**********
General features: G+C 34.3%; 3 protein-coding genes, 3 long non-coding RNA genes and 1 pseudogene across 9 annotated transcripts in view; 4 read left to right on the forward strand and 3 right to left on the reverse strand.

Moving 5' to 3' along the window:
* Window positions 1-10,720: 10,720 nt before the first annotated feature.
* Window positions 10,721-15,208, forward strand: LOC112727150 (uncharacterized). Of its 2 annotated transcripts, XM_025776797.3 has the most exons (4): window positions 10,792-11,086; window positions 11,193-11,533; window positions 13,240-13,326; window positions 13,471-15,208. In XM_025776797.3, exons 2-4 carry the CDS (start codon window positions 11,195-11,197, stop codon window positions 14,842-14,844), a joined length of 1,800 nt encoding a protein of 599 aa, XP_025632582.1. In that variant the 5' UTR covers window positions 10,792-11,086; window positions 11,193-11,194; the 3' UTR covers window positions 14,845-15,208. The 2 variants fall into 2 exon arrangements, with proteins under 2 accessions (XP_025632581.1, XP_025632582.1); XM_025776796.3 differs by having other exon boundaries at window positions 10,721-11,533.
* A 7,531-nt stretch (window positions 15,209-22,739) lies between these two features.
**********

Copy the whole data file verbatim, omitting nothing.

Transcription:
General features: G+C 34.3%; 3 protein-coding genes, 3 long non-coding RNA genes and 1 pseudogene across 9 annotated transcripts in view; 4 read left to right on the forward strand and 3 right to left on the reverse strand.

Moving 5' to 3' along the window:
* Window positions 1-10,720: 10,720 nt before the first annotated feature.
* Window positions 10,721-15,208, forward strand: LOC112727150 (uncharacterized). Of its 2 annotated transcripts, XM_025776797.3 has the most exons (4): window positions 10,792-11,086; window positions 11,193-11,533; window positions 13,240-13,326; window positions 13,471-15,208. In XM_025776797.3, exons 2-4 carry the CDS (start codon window positions 11,195-11,197, stop codon window positions 14,842-14,844), a joined length of 1,800 nt encoding a protein of 599 aa, XP_025632582.1. In that variant the 5' UTR covers window positions 10,792-11,086; window positions 11,193-11,194; the 3' UTR covers window positions 14,845-15,208. The 2 variants fall into 2 exon arrangements, with proteins under 2 accessions (XP_025632581.1, XP_025632582.1); XM_025776796.3 differs by having other exon boundaries at window positions 10,721-11,533.
* A 7,531-nt stretch (window positions 15,209-22,739) lies between these two features.